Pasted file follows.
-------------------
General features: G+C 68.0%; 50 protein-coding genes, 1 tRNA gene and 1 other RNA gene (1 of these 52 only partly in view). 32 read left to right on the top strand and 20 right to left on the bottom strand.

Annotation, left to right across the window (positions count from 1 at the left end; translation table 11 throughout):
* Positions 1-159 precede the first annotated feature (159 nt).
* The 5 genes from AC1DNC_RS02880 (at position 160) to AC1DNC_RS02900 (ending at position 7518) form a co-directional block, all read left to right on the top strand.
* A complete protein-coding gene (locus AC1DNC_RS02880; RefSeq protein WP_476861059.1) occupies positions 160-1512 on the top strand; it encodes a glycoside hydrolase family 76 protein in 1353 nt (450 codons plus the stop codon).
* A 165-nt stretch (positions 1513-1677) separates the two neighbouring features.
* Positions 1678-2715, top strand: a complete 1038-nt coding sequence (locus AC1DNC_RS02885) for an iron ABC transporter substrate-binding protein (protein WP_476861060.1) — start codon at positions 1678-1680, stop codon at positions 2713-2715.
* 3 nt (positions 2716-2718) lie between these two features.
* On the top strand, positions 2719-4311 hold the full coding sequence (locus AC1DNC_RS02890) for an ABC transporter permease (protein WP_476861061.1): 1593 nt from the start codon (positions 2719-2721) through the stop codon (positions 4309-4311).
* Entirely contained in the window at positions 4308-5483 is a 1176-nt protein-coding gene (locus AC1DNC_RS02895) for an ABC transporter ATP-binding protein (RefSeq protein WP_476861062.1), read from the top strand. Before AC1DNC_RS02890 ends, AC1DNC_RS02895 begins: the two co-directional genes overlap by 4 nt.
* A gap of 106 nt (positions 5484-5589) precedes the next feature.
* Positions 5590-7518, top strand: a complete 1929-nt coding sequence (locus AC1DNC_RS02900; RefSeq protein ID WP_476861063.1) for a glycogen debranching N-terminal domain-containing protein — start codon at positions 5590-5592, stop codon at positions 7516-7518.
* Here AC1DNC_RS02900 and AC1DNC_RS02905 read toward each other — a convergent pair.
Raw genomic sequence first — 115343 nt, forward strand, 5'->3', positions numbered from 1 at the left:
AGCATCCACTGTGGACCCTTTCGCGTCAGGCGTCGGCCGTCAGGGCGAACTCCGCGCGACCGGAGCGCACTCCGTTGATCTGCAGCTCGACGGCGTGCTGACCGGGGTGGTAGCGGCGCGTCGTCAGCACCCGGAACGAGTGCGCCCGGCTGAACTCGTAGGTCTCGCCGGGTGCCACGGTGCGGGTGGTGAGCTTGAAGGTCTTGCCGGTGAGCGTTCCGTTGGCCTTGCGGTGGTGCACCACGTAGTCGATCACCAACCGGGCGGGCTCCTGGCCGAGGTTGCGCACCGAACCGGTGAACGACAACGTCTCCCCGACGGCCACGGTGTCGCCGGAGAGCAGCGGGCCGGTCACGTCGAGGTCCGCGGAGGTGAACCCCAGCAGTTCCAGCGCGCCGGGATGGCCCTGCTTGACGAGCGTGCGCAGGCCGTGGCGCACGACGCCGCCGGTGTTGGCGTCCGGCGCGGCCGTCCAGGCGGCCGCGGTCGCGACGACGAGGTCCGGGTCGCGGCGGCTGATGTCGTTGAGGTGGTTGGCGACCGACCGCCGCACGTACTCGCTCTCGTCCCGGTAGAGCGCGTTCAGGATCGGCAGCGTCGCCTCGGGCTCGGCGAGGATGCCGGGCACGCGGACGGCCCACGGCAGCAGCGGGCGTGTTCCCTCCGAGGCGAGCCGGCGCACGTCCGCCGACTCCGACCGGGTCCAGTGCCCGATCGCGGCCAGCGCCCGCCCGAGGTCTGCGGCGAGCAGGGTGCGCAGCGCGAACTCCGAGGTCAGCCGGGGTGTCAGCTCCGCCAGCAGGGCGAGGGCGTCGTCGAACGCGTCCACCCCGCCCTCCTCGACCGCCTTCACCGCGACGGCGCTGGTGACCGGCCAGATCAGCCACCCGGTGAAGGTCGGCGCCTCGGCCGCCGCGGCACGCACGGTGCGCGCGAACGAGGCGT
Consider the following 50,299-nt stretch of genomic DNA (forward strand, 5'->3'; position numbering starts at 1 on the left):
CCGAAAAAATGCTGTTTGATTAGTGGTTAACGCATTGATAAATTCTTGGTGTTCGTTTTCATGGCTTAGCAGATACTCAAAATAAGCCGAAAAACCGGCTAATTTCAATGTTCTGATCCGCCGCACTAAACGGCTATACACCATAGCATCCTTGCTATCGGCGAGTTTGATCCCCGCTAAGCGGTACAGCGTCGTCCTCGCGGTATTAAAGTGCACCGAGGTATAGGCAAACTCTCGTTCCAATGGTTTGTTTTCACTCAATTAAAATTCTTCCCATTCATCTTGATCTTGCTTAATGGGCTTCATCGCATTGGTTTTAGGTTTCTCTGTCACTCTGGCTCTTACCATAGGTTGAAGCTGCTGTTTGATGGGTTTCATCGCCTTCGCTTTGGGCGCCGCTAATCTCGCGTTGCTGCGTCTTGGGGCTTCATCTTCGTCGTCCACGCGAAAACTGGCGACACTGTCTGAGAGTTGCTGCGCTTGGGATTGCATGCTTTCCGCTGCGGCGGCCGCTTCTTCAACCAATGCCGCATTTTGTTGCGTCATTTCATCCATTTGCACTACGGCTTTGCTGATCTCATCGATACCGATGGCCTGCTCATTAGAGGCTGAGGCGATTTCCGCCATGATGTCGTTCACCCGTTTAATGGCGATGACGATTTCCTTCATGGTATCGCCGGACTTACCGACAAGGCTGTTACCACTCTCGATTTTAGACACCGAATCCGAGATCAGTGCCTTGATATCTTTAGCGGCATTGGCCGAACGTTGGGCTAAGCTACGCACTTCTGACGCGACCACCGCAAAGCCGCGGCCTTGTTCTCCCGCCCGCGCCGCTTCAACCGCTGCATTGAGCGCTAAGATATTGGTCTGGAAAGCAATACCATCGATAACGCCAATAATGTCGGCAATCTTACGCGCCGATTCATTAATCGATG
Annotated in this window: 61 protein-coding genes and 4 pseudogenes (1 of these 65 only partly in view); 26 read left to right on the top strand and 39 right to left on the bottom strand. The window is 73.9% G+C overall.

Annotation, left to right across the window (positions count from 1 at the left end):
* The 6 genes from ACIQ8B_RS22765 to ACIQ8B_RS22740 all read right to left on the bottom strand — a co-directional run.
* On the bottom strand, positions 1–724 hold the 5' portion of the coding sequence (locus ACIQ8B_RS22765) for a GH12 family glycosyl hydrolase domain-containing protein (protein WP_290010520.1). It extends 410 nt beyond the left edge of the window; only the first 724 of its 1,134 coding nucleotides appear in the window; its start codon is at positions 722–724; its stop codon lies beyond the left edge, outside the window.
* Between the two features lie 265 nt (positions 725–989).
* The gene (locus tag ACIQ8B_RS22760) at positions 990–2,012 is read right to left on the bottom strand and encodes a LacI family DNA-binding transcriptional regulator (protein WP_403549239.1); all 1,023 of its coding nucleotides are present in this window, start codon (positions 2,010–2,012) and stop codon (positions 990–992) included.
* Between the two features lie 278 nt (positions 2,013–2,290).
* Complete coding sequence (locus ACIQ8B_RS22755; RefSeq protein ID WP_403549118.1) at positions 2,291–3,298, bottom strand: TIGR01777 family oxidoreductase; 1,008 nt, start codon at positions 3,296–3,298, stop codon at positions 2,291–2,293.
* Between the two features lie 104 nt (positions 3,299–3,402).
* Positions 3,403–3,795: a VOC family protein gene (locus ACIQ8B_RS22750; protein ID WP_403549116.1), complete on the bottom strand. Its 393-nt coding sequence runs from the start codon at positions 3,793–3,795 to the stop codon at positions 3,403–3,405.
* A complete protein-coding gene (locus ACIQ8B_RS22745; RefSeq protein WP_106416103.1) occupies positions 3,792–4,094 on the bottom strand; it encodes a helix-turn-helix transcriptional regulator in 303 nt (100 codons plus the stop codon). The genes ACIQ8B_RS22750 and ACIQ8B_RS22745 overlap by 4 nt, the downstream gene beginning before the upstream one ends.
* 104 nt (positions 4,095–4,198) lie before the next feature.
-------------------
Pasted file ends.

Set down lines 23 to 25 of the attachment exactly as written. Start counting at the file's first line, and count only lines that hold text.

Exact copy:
* The gene (locus tag ACIQ8B_RS22760) at positions 990–2,012 is read right to left on the bottom strand and encodes a LacI family DNA-binding transcriptional regulator (protein WP_403549239.1); all 1,023 of its coding nucleotides are present in this window, start codon (positions 2,010–2,012) and stop codon (positions 990–992) included.
* Between the two features lie 278 nt (positions 2,013–2,290).
* Complete coding sequence (locus ACIQ8B_RS22755; RefSeq protein ID WP_403549118.1) at positions 2,291–3,298, bottom strand: TIGR01777 family oxidoreductase; 1,008 nt, start codon at positions 3,296–3,298, stop codon at positions 2,291–2,293.